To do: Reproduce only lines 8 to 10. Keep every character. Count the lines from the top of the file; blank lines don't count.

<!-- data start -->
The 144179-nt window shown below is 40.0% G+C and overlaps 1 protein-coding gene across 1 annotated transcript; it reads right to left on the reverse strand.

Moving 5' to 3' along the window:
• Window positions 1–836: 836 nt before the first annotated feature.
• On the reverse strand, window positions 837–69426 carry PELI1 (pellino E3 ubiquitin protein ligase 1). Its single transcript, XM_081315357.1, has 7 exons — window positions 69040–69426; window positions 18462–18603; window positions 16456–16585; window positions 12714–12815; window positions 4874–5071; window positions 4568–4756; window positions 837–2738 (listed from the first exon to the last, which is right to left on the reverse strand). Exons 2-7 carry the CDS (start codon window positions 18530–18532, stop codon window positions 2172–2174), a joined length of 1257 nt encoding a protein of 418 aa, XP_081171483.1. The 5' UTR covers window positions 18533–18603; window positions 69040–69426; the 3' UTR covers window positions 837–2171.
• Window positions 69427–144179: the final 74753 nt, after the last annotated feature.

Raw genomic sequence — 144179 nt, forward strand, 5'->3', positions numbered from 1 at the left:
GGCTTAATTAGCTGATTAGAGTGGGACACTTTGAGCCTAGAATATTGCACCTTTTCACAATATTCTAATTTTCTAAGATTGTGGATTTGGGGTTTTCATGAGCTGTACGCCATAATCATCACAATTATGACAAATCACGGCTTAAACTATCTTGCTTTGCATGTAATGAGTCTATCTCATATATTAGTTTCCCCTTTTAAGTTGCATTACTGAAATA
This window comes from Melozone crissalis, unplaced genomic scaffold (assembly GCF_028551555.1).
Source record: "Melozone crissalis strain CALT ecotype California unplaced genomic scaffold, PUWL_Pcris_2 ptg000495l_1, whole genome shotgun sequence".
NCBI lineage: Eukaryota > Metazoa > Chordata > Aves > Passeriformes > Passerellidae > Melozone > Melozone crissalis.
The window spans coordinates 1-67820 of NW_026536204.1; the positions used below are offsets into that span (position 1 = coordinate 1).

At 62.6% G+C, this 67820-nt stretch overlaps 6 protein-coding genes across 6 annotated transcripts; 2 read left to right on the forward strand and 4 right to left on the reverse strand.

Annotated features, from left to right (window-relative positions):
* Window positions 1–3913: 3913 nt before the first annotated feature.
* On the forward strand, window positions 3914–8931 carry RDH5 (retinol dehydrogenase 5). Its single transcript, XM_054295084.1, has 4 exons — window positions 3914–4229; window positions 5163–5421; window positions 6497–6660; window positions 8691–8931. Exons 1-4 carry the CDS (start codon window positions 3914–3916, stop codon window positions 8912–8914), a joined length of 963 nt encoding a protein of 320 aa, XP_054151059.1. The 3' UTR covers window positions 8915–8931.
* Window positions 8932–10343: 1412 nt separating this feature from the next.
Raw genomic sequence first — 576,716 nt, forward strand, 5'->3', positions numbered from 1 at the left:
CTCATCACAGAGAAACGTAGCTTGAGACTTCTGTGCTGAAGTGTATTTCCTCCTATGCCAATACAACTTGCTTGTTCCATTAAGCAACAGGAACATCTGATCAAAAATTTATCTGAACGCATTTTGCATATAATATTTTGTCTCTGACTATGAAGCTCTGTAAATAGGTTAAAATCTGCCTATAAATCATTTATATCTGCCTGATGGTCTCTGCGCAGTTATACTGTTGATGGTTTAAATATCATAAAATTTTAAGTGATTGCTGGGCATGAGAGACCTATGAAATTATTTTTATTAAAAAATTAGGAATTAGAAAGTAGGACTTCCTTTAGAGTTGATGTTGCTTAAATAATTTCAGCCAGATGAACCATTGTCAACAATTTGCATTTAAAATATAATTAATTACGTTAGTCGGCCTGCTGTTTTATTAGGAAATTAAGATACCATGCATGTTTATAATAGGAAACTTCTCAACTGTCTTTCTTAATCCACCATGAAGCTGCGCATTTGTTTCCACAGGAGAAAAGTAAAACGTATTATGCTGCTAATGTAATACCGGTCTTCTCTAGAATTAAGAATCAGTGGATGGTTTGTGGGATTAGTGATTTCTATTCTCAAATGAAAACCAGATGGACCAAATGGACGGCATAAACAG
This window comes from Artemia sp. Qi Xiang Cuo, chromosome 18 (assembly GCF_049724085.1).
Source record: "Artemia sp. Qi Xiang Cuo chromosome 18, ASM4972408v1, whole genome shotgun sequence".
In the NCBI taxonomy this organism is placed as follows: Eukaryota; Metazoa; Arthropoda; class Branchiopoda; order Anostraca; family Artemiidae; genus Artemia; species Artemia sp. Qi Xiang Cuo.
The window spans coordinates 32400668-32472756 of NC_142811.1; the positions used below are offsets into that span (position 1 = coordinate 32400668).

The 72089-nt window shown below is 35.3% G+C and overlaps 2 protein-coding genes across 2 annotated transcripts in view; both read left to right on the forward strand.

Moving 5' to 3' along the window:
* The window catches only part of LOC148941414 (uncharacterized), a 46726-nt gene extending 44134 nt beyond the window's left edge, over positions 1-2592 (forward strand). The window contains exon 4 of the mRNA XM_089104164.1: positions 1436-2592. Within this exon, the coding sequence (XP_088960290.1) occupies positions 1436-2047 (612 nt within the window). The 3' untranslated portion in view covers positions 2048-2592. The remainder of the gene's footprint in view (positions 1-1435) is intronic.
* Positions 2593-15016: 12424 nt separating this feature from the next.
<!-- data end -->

This window comes from Melozone crissalis, unplaced genomic scaffold (assembly GCF_028551555.1).
Source record: "Melozone crissalis strain CALT ecotype California unplaced genomic scaffold, PUWL_Pcris_2 ptg000495l_1, whole genome shotgun sequence".
NCBI lineage: Eukaryota > Metazoa > Chordata > Aves > Passeriformes > Passerellidae > Melozone > Melozone crissalis.